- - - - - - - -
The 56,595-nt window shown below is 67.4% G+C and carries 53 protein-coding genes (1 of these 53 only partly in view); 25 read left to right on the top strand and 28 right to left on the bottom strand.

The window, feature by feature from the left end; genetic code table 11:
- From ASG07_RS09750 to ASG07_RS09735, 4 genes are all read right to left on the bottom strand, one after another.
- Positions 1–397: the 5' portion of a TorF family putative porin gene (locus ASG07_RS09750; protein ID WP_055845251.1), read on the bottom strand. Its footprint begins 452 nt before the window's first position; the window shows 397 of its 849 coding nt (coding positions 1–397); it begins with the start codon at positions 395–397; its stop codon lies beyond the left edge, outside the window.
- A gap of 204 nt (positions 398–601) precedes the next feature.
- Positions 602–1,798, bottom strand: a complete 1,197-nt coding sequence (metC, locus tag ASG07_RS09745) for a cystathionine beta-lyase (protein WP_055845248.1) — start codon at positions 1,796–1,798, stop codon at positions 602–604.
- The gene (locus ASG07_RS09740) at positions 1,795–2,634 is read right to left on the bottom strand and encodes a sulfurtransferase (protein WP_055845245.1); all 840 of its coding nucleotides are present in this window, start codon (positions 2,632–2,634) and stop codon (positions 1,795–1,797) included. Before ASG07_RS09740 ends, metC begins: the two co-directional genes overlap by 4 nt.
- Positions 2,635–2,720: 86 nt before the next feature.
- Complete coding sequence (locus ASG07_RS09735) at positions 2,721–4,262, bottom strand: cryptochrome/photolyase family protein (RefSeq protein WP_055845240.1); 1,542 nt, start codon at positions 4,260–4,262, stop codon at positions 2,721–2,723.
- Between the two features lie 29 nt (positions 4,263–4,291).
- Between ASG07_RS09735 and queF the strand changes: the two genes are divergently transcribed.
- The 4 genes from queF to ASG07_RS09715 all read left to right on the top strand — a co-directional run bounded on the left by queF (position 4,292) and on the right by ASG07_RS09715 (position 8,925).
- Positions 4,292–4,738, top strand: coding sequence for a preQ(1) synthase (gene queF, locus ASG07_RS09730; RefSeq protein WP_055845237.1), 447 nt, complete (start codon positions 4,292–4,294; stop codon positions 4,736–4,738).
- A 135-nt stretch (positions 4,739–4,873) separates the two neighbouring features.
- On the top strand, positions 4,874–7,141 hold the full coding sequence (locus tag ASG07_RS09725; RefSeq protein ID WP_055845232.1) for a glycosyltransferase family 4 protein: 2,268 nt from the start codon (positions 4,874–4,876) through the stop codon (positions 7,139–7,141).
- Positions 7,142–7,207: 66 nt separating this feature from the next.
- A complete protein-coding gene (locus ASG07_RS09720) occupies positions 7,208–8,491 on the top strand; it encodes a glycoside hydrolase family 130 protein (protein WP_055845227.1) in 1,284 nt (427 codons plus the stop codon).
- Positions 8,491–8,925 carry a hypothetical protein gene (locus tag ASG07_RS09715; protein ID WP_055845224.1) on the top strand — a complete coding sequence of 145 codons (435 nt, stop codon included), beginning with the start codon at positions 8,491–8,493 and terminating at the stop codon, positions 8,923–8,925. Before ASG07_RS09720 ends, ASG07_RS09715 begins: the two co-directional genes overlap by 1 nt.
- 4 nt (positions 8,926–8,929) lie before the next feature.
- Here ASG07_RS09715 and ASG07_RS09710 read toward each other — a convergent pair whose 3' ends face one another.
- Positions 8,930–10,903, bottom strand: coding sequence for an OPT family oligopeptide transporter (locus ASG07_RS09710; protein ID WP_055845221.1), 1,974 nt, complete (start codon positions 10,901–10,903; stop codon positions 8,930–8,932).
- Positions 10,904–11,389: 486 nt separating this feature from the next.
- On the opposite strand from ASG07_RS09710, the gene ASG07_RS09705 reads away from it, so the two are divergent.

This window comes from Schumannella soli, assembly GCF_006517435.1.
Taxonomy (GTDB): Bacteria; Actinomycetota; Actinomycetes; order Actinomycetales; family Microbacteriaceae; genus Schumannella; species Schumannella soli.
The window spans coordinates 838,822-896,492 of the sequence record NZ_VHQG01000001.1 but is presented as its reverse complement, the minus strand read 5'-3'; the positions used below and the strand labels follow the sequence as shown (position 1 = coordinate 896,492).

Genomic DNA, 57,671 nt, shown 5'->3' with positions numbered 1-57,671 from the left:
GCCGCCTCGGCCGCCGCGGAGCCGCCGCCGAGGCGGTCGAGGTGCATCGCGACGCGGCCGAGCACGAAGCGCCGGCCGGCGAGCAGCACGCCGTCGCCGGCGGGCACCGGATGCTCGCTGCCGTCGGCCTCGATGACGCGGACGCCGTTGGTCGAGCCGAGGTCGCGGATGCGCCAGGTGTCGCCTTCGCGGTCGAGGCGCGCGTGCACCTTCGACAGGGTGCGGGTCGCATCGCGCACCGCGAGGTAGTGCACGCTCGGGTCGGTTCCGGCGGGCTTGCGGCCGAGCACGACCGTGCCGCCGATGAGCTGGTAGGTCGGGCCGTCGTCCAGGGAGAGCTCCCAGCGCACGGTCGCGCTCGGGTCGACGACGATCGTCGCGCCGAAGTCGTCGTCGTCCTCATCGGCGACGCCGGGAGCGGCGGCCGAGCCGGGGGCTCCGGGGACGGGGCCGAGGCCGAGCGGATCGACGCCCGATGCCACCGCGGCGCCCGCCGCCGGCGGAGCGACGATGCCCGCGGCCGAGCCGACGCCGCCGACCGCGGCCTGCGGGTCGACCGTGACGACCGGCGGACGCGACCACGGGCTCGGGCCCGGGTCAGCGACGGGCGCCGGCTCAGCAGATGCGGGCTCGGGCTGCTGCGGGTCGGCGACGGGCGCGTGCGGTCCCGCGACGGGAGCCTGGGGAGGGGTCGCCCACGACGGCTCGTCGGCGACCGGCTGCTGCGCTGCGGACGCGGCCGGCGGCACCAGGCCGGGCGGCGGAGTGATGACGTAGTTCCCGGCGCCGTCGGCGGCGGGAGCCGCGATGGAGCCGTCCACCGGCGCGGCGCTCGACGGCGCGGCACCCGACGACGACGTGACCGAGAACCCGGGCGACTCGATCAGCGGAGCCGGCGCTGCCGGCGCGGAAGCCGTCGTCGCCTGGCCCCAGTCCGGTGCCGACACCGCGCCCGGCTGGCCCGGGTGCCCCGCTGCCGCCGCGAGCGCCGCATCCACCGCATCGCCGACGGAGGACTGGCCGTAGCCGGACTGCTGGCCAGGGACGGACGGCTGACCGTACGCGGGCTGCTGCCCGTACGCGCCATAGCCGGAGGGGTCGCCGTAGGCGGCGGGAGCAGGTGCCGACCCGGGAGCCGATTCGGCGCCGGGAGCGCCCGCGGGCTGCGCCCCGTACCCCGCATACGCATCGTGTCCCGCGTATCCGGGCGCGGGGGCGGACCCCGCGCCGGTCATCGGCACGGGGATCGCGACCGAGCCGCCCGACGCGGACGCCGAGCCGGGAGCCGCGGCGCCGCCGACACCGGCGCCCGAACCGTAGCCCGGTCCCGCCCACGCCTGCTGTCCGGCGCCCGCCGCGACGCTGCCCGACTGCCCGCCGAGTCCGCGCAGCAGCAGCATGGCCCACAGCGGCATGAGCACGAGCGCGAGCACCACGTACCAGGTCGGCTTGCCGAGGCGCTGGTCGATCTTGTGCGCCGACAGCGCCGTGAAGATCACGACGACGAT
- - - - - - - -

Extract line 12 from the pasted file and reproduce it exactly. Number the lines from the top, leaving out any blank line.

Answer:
- The 4 genes from queF to ASG07_RS09715 all read left to right on the top strand — a co-directional run bounded on the left by queF (position 4,292) and on the right by ASG07_RS09715 (position 8,925).